Contributed by Hannah Beasley
I’m convinced this niche in history will one day be referred to as the era of startups. Tech startup companies are small, flexible, and more than anything, they have a can-do attitude that drives them to work 120 hours in a week in order to get a product out the door before it’s too late. These budding entrepreneurs see opportunities when larger companies are spending six months planning a strategy to build a solution – the startups just build it in six weeks. Sure, many startups don’t have the capital to get off the ground, and plenty of them that do still fail to produce any ROI.
But the important lesson to learn from this uprising is that a culture of constant change has become our reality. These tech startups are finding success because the world as we know it is changing every single day. These companies are smaller, deliberately structured to be flexible, and they are filled with creative minds. They are thriving in the midst of change. They are capitalizing on change as an opportunity – not viewing it as a threat to the current business model.
We have seen it repeatedly in history: companies who fail to capitalize on change will lose. Kodak feared cannibalizing their film business so much that they didn’t capitalize on their invention of the digital camera in the 50s. Had they instead chosen to become a pioneer in digital photography and dominate the market as a leader, they might not have filed for bankruptcy a week ago with a shattered business model and fragmented market share.
And then we see companies that have turned change into an incredible opportunity.
In the late 90s, record labels saw rampant music piracy as a huge threat to their profitability. They were constantly looking to fight against it through laws, petitions, and an arsenal of wealthy recording artists. In 2000, Steve Jobs saw it as an opportunity. Despite a great deal of resistance from the record companies, Jobs negotiated contracts and designed an entirely new revenue model for artists, recording labels, writers, and most importantly, Apple. This tech startup born in Steve’s garage in the 70s was no longer in just the computer business. Apple changed the way we think about music and the way we make purchases online. Yes, the iTunes store had a drastic impact on physical CD sales, and many music-only stores have been forced to close their doors.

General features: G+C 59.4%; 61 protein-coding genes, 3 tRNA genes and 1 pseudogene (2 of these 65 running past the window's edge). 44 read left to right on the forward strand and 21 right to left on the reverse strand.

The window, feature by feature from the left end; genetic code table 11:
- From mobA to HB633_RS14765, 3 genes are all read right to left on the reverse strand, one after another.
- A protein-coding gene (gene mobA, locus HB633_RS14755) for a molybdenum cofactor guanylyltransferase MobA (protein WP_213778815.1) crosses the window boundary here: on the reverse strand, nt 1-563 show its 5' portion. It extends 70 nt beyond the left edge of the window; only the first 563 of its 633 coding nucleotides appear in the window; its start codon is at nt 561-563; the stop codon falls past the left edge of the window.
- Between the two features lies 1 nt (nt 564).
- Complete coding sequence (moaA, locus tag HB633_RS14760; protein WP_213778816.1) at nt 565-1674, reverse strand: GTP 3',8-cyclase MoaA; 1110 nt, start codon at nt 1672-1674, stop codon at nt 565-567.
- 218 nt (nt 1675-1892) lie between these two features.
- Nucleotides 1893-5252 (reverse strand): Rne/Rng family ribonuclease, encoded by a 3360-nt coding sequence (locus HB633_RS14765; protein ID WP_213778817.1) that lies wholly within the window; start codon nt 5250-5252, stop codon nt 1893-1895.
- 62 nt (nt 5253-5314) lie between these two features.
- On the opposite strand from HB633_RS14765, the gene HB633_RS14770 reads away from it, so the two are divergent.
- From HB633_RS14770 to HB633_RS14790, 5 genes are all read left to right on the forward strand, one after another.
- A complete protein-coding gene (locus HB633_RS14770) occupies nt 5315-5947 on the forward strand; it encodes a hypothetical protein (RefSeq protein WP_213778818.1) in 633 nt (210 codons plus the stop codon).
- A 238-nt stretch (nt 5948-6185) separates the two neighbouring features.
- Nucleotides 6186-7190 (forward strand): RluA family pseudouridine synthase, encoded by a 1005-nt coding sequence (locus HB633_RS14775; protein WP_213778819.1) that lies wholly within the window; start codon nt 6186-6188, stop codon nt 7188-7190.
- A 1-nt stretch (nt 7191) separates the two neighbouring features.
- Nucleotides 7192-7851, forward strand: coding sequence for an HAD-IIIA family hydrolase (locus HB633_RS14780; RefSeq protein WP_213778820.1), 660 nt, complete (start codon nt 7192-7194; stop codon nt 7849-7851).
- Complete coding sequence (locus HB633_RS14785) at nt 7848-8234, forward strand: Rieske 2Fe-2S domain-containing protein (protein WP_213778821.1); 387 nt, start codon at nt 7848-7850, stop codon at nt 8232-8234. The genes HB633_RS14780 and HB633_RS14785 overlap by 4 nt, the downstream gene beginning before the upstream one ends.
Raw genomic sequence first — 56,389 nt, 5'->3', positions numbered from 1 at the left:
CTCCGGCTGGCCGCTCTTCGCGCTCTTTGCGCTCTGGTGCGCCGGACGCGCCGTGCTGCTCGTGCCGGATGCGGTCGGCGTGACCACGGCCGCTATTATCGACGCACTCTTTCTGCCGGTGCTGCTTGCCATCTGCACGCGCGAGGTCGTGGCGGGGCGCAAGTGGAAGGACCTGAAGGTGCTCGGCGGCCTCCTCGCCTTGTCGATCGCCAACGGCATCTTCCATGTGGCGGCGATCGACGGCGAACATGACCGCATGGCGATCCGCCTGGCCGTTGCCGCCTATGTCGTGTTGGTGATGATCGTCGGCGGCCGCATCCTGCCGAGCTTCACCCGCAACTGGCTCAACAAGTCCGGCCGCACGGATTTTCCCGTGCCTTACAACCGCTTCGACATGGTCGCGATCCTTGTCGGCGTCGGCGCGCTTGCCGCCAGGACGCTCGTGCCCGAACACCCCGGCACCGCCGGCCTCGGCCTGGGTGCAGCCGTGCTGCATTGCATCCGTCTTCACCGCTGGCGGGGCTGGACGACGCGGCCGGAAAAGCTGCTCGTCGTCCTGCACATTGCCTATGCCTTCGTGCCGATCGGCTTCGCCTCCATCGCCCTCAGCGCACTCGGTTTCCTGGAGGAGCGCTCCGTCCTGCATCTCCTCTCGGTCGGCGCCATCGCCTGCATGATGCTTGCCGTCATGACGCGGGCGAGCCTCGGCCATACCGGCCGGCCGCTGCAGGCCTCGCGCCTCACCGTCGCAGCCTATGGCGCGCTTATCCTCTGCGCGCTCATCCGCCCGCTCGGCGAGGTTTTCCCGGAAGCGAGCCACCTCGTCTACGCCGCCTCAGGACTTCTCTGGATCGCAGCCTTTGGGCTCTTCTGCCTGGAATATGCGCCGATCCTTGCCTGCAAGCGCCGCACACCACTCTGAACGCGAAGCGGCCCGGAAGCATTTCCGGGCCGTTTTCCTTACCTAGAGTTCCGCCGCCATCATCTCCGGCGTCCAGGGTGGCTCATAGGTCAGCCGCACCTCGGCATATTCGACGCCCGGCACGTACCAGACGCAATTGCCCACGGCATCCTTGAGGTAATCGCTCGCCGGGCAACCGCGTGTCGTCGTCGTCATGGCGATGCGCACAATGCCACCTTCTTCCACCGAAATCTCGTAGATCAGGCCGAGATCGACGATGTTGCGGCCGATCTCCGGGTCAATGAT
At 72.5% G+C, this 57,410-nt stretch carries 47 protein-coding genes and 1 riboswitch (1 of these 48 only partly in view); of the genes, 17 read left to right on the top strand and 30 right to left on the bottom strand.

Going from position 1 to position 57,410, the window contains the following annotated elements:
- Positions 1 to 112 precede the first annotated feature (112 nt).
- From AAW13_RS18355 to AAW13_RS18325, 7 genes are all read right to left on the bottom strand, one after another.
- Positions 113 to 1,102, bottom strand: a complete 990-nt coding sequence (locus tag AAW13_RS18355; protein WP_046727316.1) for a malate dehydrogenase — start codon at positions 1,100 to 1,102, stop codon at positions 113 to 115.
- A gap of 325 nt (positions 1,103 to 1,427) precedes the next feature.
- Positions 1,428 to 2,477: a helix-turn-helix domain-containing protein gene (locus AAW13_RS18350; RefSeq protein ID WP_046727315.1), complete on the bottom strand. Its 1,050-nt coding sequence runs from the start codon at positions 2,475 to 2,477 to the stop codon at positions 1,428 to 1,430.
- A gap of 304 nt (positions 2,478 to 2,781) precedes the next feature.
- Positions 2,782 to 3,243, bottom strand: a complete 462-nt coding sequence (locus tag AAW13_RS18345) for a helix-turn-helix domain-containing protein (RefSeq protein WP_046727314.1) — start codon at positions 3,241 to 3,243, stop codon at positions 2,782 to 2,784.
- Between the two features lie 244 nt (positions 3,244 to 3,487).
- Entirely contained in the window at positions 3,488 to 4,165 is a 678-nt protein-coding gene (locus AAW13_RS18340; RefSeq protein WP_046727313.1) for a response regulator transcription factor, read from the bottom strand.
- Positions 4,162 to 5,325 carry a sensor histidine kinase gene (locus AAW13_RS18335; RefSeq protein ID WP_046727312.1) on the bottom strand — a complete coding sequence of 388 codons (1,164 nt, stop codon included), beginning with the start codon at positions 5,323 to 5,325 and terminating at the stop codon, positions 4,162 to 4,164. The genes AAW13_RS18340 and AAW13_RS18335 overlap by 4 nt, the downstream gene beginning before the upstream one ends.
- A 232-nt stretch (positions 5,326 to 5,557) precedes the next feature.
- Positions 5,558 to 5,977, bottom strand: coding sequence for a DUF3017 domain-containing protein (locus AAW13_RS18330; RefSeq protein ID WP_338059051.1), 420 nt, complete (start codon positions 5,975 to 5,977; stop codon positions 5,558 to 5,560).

But the revenue didn’t disappear – it was just reallocated. Don’t you want to be the place where people are reallocating their funds?
Don’t you want to be the electric car that Americans choose when they finally trade in their gas guzzlers? When consumers make changes to their health providers due to healthcare reform, don’t you want to be the company they choose? When 50% of households cancel their cable and begin utilizing the internet to stream and record live sporting events, don’t you want them to be subscribed to your service?
We all want to grow and become more profitable, so in this era of change, you need to be constantly be asking yourself…
How can I incorporate the healthy and successful innovative culture of a startup into my business? How can I ally myself with change-oriented partners to be sure that my own planning and good intentions don’t keep me from my future success?